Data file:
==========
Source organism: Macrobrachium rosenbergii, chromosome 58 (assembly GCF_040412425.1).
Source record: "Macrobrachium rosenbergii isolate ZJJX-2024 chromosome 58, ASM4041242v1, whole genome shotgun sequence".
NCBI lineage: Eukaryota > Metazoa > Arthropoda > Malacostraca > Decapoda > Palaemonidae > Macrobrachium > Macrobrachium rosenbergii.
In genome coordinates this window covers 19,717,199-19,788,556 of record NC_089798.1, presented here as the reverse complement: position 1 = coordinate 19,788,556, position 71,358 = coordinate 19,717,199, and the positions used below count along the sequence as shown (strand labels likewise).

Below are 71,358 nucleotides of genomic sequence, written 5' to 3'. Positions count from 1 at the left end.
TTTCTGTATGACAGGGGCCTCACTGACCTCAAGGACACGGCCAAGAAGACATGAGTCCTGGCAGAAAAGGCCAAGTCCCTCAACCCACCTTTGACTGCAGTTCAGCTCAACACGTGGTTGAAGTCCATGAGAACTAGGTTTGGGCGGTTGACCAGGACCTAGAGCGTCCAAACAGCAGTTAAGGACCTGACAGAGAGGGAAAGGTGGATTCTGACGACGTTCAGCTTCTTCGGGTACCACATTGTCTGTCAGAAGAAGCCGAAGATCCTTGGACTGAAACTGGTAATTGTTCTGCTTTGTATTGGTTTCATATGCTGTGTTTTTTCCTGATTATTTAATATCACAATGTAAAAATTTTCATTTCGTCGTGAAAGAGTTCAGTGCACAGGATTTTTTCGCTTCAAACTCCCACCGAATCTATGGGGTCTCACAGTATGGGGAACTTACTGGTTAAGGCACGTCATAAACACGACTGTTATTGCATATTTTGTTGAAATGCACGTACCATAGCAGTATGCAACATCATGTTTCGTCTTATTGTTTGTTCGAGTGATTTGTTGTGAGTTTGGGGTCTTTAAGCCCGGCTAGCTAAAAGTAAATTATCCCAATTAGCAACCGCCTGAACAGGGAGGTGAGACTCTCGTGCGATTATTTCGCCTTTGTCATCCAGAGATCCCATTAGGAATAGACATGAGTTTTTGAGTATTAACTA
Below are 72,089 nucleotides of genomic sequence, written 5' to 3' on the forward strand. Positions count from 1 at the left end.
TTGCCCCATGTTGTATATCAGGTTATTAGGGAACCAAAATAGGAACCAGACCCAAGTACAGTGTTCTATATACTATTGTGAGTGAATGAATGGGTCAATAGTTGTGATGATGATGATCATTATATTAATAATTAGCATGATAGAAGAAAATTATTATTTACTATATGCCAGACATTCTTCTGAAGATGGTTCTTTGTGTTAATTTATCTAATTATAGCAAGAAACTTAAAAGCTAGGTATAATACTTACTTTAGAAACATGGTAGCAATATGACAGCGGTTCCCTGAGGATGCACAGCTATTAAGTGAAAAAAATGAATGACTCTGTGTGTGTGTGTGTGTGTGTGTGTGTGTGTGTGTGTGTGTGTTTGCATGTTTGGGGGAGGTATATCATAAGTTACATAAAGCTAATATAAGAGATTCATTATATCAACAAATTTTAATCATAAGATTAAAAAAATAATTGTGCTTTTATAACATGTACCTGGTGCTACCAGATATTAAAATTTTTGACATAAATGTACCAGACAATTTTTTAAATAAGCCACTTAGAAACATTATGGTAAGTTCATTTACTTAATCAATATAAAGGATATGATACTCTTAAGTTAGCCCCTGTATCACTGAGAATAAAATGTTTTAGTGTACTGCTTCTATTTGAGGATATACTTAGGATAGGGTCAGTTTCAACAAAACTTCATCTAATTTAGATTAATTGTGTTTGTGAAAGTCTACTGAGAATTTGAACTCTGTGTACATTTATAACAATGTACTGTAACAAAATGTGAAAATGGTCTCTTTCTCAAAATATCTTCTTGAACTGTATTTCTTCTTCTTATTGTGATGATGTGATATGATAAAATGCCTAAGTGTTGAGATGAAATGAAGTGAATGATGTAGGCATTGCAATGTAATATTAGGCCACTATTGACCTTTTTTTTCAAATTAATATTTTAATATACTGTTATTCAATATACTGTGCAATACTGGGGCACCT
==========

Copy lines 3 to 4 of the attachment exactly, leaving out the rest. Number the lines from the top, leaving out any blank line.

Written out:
NCBI lineage: Eukaryota > Metazoa > Arthropoda > Malacostraca > Decapoda > Palaemonidae > Macrobrachium > Macrobrachium rosenbergii.
In genome coordinates this window covers 19,717,199-19,788,556 of record NC_089798.1, presented here as the reverse complement: position 1 = coordinate 19,788,556, position 71,358 = coordinate 19,717,199, and the positions used below count along the sequence as shown (strand labels likewise).